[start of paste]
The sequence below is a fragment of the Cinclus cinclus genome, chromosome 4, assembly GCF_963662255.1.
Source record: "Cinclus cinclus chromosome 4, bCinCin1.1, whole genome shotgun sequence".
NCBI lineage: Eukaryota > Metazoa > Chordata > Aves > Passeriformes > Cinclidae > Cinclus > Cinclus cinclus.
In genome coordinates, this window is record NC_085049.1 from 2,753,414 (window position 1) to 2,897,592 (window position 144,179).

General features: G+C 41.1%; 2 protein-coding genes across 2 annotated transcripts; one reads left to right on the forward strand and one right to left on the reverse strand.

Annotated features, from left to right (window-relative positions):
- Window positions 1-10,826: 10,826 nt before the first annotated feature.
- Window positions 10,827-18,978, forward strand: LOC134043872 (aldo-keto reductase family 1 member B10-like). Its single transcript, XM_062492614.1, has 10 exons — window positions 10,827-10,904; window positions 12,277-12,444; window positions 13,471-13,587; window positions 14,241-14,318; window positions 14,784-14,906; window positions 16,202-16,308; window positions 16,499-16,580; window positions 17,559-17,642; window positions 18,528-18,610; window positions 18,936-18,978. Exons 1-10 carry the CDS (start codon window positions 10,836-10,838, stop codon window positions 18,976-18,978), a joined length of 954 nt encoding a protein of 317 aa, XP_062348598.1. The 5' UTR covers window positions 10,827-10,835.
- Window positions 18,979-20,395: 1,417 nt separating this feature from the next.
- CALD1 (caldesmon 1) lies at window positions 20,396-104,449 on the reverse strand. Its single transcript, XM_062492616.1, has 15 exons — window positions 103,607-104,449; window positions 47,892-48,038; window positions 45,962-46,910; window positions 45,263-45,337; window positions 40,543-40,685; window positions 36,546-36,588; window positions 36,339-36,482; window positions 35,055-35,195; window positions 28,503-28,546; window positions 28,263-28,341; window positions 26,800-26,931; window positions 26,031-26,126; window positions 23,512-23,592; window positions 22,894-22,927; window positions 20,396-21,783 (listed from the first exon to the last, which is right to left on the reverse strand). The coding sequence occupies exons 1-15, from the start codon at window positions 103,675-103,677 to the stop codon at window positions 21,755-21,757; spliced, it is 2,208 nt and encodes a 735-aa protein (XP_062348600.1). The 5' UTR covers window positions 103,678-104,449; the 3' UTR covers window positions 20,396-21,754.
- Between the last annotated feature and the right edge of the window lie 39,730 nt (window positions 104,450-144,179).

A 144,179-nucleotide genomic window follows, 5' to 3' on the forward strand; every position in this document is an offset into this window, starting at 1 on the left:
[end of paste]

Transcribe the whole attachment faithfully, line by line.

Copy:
The sequence below is a fragment of the Cinclus cinclus genome, chromosome 4, assembly GCF_963662255.1.
Source record: "Cinclus cinclus chromosome 4, bCinCin1.1, whole genome shotgun sequence".
NCBI lineage: Eukaryota > Metazoa > Chordata > Aves > Passeriformes > Cinclidae > Cinclus > Cinclus cinclus.
In genome coordinates, this window is record NC_085049.1 from 2,753,414 (window position 1) to 2,897,592 (window position 144,179).

General features: G+C 41.1%; 2 protein-coding genes across 2 annotated transcripts; one reads left to right on the forward strand and one right to left on the reverse strand.

Annotated features, from left to right (window-relative positions):
- Window positions 1-10,826: 10,826 nt before the first annotated feature.
- Window positions 10,827-18,978, forward strand: LOC134043872 (aldo-keto reductase family 1 member B10-like). Its single transcript, XM_062492614.1, has 10 exons — window positions 10,827-10,904; window positions 12,277-12,444; window positions 13,471-13,587; window positions 14,241-14,318; window positions 14,784-14,906; window positions 16,202-16,308; window positions 16,499-16,580; window positions 17,559-17,642; window positions 18,528-18,610; window positions 18,936-18,978. Exons 1-10 carry the CDS (start codon window positions 10,836-10,838, stop codon window positions 18,976-18,978), a joined length of 954 nt encoding a protein of 317 aa, XP_062348598.1. The 5' UTR covers window positions 10,827-10,835.
- Window positions 18,979-20,395: 1,417 nt separating this feature from the next.
- CALD1 (caldesmon 1) lies at window positions 20,396-104,449 on the reverse strand. Its single transcript, XM_062492616.1, has 15 exons — window positions 103,607-104,449; window positions 47,892-48,038; window positions 45,962-46,910; window positions 45,263-45,337; window positions 40,543-40,685; window positions 36,546-36,588; window positions 36,339-36,482; window positions 35,055-35,195; window positions 28,503-28,546; window positions 28,263-28,341; window positions 26,800-26,931; window positions 26,031-26,126; window positions 23,512-23,592; window positions 22,894-22,927; window positions 20,396-21,783 (listed from the first exon to the last, which is right to left on the reverse strand). The coding sequence occupies exons 1-15, from the start codon at window positions 103,675-103,677 to the stop codon at window positions 21,755-21,757; spliced, it is 2,208 nt and encodes a 735-aa protein (XP_062348600.1). The 5' UTR covers window positions 103,678-104,449; the 3' UTR covers window positions 20,396-21,754.
- Between the last annotated feature and the right edge of the window lie 39,730 nt (window positions 104,450-144,179).

A 144,179-nucleotide genomic window follows, 5' to 3' on the forward strand; every position in this document is an offset into this window, starting at 1 on the left: